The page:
By Laurie Sweig
It’s taken me a long time but I’m figuring out the perils of instant gratification. Instant gratification is defined as the desire to experience pleasure or fulfillment without delay or deferment. Sadly, today more than ever we want what we want and we want it fast.
I started taking guitar lessons a month ago. I’m privileged to be working with Nicholas Russell (check him out at nicholasrussell.ca). I have taken lessons from a number of different teachers in the past 12 years but something is different this time.
While Nicholas is an incredible musician and teacher I believe this time I am ready to be an equally great student. I have set the intention that by the time I’m 65 years old I will be a kickass guitar player. I have 4.5 years to get there. In the month I’ve been taking lessons I have practiced an average of 6 hours per week. That’s like 5 hours and 55 minutes more than I had been playing per week prior to starting the lessons.
The other day Nicholas talked about a famous musician who claimed his music was all about letting the magic happen. The half of the statement was that the magic couldn’t happen without establishing a solid foundation of guitar playing skills. As I thought about this concept I realized my abilities as a musician had been limited by the foundation I had established. There were parts missing. This became a problem when I wanted to do more and couldn’t. I slid into a rut. Picking up a guitar was something I wanted to do but I didn’t. I was stuck. I am now – slowly – climbing out of that rut.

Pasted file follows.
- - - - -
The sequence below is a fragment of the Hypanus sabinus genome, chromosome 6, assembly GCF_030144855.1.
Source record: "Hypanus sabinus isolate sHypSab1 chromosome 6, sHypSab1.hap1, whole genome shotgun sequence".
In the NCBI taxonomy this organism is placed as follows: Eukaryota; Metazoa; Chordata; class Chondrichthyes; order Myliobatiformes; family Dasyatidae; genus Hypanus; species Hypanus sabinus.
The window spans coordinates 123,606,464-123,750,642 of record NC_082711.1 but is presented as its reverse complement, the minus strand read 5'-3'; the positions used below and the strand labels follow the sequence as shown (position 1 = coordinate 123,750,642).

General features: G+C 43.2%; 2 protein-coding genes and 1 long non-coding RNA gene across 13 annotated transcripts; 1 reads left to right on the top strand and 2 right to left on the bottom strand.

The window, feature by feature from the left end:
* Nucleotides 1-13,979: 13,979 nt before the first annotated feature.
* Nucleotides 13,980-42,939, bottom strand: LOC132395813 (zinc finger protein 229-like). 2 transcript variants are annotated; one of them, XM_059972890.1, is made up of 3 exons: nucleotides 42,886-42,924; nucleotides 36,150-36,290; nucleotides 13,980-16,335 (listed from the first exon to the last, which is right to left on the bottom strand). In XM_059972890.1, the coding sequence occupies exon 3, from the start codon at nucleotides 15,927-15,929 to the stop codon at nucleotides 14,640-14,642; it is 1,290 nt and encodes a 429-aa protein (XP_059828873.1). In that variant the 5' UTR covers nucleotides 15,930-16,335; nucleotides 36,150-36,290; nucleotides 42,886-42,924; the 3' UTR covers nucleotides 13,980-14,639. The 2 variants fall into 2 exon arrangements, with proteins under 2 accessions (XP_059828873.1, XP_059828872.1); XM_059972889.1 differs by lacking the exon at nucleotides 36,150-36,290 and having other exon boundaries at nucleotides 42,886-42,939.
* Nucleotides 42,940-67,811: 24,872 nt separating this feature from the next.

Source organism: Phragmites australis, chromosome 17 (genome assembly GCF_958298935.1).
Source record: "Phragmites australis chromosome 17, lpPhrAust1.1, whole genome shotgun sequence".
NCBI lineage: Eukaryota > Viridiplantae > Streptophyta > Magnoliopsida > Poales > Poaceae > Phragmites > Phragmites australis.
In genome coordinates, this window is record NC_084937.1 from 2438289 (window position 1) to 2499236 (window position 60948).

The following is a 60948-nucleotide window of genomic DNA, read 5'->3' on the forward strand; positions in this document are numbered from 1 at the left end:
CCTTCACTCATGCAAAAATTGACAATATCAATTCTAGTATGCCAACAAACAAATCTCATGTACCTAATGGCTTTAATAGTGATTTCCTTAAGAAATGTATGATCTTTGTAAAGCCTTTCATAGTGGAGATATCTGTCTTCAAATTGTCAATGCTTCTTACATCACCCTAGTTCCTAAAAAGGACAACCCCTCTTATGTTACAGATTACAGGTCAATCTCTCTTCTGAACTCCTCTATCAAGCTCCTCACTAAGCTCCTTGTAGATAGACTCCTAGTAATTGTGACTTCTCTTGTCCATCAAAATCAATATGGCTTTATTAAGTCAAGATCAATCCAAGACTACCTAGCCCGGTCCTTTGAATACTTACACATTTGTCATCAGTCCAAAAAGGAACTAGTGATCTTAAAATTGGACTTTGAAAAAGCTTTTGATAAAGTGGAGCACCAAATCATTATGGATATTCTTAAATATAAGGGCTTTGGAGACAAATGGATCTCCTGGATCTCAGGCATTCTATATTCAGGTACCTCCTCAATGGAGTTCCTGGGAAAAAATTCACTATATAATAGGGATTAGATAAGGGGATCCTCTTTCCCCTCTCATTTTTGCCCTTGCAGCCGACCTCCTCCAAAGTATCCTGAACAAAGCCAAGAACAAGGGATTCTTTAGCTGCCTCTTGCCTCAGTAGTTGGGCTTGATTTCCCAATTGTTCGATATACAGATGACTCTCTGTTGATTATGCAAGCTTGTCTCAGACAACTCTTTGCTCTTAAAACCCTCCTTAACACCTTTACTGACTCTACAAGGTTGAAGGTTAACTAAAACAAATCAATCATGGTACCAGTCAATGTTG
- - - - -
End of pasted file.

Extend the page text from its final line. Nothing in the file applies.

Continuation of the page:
This concept applies to every part of our lives. When I reflect on areas where I feel I’ve been successful I can see how I devoted the time and energy to building a strong foundation. As an example, I’ve owned and operated The Point for Fitness since 2004. Prior to starting the business I worked for a company that started small and grew. I observed and absorbed all that I could while I worked there. In addition to the hands-on experience I read business book after business book. That was the foundation building for starting my own business. It took years.
Malcolm Gladwell says it takes 10,000 hours of practising the correct way to achieve world-class expertise at a specific skill.
I am not in any way suggesting that we all need to become world-class experts at something but I am suggesting that we rethink how we set our expectations. Is it the journey or the destination? I’m not sure about you but there have been many times in my life the destination has not turned out to be what I thought/hoped it would be. I am now finding joy in getting through the C major scale on the guitar. Some days it goes perfectly and some days I trip over the strings. Either way I know that I’m getting a step closer by picking up the guitar and playing it. There’s gratification in that.
Something to think about.
Laurie Sweig is a certified personal fitness trainer and spinning instructor. She owns and operates The Point for Fitness. She can be reached at email@example.com.